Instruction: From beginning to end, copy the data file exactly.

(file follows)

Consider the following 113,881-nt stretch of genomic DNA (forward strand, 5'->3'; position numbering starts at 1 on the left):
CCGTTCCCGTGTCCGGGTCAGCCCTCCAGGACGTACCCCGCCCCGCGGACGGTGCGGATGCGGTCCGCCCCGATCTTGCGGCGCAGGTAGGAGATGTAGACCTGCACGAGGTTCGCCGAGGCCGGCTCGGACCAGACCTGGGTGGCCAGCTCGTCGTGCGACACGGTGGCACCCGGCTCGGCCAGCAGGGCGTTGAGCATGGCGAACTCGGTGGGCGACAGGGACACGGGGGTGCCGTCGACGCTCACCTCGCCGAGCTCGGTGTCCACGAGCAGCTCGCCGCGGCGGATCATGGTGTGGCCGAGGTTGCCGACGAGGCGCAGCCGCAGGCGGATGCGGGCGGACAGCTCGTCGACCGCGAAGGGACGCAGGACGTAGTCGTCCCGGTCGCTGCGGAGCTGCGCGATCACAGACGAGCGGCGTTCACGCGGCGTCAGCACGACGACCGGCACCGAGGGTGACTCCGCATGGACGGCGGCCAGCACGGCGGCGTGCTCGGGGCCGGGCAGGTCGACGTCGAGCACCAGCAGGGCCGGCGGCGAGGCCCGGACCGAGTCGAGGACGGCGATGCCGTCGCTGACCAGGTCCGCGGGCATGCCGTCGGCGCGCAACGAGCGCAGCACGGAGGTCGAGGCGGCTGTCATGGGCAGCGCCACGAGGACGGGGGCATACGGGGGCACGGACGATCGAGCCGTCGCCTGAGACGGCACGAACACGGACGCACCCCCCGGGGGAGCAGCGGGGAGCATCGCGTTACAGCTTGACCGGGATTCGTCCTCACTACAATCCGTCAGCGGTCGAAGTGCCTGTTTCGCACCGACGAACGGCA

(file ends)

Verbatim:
Consider the following 113,881-nt stretch of genomic DNA (forward strand, 5'->3'; position numbering starts at 1 on the left):
CCGTTCCCGTGTCCGGGTCAGCCCTCCAGGACGTACCCCGCCCCGCGGACGGTGCGGATGCGGTCCGCCCCGATCTTGCGGCGCAGGTAGGAGATGTAGACCTGCACGAGGTTCGCCGAGGCCGGCTCGGACCAGACCTGGGTGGCCAGCTCGTCGTGCGACACGGTGGCACCCGGCTCGGCCAGCAGGGCGTTGAGCATGGCGAACTCGGTGGGCGACAGGGACACGGGGGTGCCGTCGACGCTCACCTCGCCGAGCTCGGTGTCCACGAGCAGCTCGCCGCGGCGGATCATGGTGTGGCCGAGGTTGCCGACGAGGCGCAGCCGCAGGCGGATGCGGGCGGACAGCTCGTCGACCGCGAAGGGACGCAGGACGTAGTCGTCCCGGTCGCTGCGGAGCTGCGCGATCACAGACGAGCGGCGTTCACGCGGCGTCAGCACGACGACCGGCACCGAGGGTGACTCCGCATGGACGGCGGCCAGCACGGCGGCGTGCTCGGGGCCGGGCAGGTCGACGTCGAGCACCAGCAGGGCCGGCGGCGAGGCCCGGACCGAGTCGAGGACGGCGATGCCGTCGCTGACCAGGTCCGCGGGCATGCCGTCGGCGCGCAACGAGCGCAGCACGGAGGTCGAGGCGGCTGTCATGGGCAGCGCCACGAGGACGGGGGCATACGGGGGCACGGACGATCGAGCCGTCGCCTGAGACGGCACGAACACGGACGCACCCCCCGGGGGAGCAGCGGGGAGCATCGCGTTACAGCTTGACCGGGATTCGTCCTCACTACAATCCGTCAGCGGTCGAAGTGCCTGTTTCGCACCGACGAACGGCA